It’s exactly ten years since last I finished Sydney’s City to Surf race from the city centre to famous Bondi Beach. Time to do it again.
One problem – I’ll be in Amsterdam, not in Sydney, on the big day.
So I’ve had to devise a 14km virtual reality City to Surf route in a town which has no true city centre, no surf and nothing remotely like Heartbreak Hill, the steep stretch halfway along the course that causes so many hopefuls to ‘hit the wall’.
Over 60,000 serious athletes and ‘fun runners’ take part in the largest event of its kind in the world. I’ve joined them a few times over the years, finishing well back in the field, though I’m pleased to report that I’ve always succeeded in running/jogging/shuffling, rather than walking, the whole distance.
A few years ago I decided that running was causing too much knee pain, so I switched to cycling as my main exercise. But I noticed early this year that my knees didn’t feel too bad, so maybe… It’s not that I particularly enjoy running; ‘fun run’ is an oxymoron in my book. I just don’t like the idea of being so old and decrepit that I’ll never run again.
My son put my knees in serious danger by giving me a GPS runner’s watch for my birthday. Naturally I had to try it out. Before long I was hooked.
Getting back on the running road was easier than I expected.
My first attempt to run around the local park ended at the 1.16km mark. It was the mind that gave up first. ‘Make sure you don’t get injured,’ it told me, ‘Stop as soon as you feel a twinge.’ The next few runs I made it to 2, 3 and 5 kilometres without having to walk. Within three weeks I’d managed a 10km run.
It wasn’t without its problems. That damn watch kept telling me the time per kilometre, so naturally I had to keep trying to beat the previous effort for the 10km. Result – sore heels, hamstrings and calves and another enforced break from running.
I bought new running shoes. That wasn’t easy either. Each time I buy new sport shoes those on offer seems uglier than their predecessors. Why do all running shoes have to be unbelievably gaudy? Do the designers assume we all want to make passers-by think, ‘Wow, look at that guy in the cool shoes go!’? Don’t they realise that many of us want to shuffle around the roads without drawing attention to our awkward style and ageing bodies? Flashy shoes make any runner who isn’t Kenyan look like a try-hard.
Finally I gave up scouring the sports specialists of Amsterdam for anything in modest brown or grey. I bought a pair of Pumas that the store claimed were marked down to half-price.
Next I had to find myself a 14-kilometre route through Amsterdam, to run the equivalent distance of the City to Surf. I was almost paralysed by choice because within trotting distance of our apartment are three wonderful parks.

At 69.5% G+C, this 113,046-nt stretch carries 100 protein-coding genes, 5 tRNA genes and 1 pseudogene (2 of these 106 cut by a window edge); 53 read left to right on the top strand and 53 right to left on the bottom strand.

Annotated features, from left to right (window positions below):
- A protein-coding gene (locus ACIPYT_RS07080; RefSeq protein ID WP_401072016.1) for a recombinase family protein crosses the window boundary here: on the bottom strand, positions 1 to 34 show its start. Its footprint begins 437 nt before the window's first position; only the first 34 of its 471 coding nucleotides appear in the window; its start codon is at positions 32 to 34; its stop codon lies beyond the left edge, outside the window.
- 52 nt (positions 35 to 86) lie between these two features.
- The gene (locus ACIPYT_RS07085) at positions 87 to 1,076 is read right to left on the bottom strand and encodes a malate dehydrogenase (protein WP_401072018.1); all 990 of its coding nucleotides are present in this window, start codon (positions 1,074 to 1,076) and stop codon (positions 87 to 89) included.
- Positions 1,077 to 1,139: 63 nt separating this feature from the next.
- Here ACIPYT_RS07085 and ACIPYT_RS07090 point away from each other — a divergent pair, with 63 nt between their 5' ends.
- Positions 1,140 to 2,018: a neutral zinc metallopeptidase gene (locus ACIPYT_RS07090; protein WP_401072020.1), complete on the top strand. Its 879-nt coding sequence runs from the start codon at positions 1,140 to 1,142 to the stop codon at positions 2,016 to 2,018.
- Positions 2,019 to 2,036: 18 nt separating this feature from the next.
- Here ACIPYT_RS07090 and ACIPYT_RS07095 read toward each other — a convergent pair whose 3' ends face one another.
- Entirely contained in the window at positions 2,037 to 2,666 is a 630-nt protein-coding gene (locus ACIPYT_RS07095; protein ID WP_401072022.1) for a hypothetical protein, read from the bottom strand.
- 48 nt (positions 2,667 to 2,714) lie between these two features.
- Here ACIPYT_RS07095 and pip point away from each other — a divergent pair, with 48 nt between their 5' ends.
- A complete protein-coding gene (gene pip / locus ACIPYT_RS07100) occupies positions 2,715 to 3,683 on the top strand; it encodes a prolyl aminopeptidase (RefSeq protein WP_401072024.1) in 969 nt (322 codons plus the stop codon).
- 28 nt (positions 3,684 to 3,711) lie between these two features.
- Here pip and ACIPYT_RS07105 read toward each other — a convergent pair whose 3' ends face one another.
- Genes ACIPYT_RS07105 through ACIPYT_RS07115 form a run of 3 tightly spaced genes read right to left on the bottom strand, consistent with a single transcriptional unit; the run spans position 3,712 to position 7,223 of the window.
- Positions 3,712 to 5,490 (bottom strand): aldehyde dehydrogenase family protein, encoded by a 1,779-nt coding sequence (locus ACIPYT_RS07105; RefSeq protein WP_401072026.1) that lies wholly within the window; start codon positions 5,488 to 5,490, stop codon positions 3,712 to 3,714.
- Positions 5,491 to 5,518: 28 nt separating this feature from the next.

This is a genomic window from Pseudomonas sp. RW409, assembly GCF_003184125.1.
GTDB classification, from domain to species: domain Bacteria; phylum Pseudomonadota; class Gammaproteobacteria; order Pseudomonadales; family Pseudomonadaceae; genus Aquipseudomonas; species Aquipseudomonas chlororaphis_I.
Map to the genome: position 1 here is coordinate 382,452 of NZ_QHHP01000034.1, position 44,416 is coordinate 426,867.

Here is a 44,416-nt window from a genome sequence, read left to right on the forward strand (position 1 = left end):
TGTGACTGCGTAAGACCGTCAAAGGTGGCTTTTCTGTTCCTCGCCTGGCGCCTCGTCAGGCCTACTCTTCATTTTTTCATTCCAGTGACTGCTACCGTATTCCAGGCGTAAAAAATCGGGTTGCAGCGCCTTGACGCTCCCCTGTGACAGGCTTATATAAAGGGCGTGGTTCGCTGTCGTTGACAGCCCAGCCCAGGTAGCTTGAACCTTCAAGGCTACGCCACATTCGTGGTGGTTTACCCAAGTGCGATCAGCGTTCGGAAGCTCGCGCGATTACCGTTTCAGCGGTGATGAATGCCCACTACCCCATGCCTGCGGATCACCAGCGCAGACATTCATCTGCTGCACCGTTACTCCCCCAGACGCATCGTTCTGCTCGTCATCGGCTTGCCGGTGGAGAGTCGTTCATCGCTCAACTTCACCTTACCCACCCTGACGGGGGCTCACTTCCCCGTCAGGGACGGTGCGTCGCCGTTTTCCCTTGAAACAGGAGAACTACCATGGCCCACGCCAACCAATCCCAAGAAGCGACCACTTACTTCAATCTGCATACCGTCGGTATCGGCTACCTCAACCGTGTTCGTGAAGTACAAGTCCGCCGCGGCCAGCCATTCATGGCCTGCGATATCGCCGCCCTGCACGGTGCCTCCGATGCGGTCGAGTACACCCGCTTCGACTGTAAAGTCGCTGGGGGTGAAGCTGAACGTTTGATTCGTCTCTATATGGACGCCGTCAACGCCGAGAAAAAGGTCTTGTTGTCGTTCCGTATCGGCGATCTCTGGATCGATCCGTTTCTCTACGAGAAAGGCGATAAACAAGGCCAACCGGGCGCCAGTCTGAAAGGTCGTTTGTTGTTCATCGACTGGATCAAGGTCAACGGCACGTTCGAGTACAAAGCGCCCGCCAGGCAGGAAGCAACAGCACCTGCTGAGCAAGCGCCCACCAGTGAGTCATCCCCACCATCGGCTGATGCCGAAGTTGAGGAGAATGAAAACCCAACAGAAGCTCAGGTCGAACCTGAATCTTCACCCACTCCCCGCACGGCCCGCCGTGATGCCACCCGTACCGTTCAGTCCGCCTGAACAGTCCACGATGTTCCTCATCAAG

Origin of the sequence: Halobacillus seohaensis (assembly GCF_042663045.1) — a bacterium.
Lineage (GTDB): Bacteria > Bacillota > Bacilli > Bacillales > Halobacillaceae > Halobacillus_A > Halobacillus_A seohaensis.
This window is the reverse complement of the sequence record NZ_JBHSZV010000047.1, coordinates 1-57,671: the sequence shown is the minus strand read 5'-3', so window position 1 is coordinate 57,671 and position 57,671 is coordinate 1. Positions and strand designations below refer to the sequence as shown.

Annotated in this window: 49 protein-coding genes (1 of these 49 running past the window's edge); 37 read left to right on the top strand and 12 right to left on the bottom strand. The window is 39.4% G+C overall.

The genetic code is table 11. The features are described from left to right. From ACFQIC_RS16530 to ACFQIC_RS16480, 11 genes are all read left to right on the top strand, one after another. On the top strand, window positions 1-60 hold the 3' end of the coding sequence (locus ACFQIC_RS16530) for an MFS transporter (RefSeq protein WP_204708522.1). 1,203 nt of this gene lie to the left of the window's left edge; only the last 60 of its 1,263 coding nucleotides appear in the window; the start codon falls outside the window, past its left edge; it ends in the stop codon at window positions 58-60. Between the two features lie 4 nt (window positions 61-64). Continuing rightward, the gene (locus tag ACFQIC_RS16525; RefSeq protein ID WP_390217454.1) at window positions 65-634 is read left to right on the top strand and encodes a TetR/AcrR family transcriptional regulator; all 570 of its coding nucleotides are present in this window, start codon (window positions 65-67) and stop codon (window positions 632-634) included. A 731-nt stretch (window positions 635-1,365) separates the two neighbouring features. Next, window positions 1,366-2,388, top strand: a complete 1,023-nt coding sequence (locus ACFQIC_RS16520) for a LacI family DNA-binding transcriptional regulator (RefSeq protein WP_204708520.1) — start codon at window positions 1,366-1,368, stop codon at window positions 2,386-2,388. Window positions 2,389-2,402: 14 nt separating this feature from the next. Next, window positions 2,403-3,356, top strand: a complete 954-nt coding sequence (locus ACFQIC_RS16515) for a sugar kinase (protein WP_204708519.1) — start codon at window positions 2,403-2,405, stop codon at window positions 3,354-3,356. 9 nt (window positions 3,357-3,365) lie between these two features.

The Vondelpark is the best known. Being long, thin, car-free and connecting the south of Amsterdam to the centre it’s a regular through route for cycling commuters and pretty much an outdoor gym for everybody else.
Nearly as close to home is the Rembrandtpark, almost as big as the Vondelpark but wilder and far less busy.
It’s about a five-kilometre trip out to the Amsterdamse Bos (‘Amsterdam Woods’). Once there, I can find many more kilometres of paths through forest or beside lakes than my legs and lungs will stand. That will be my long-distance route from now on.
The great thing about the runners’ watch is that it measures the exact distance wherever I go. I can choose a different route each day to add variety. It also tells me how far it is to walk home if I quit early – a good reason to turn around and run back if I can.
So here’s the plan…
While the diehard City to Surfers are slogging away up Heartbreak Hill and beyond, I plan to be asleep in bed. When I wake they will have finished their work and will be posting the photos on Facebook. But after that I’ll start running, aiming to complete 14 kilometres.
I won’t be able to reproduce the shivering early morning start, huddled outside the Australian Museum wearing a disposable plastic garbage bag to keep warm. I won’t have to wait out those impatient minutes after the gun has been fired before the sea of people in front of me starts moving and I can break into a jog. I won’t have any hills to contend with.
I won’t have the crowds cheering me on, the bands playing along the way, the water stations and the relief of rolling down the hill from Bondi North. I won’t have the big guy in the Elvis suit up ahead to give me a target to beat to the finish. He passed me near the tape ten years ago – damn!
I won’t have the atmosphere, the cameraderie and the adrenaline. I will have a lovely route and ugly running shoes.
I can’t back out now. I’ve promised readers 14km. I’ll do my best.
I was inspired to have a crack at this by my friend Libby, who herself is making a comeback to Sydney’s City to Surf after a long absence.
If anyone feels like supporting these efforts with some money for a good cause (scholarships for disadvantaged students, particularly refugees), please visit Libby’s donation page. Mevrouw T and I have proudly sponsored Libby and any further contributions will be very gratefully accepted.
STOP PRESS: I made it around my 14km simulated course in Amsterdam, just seven minutes slower than my City to Surf time of ten years ago. Pleased with that.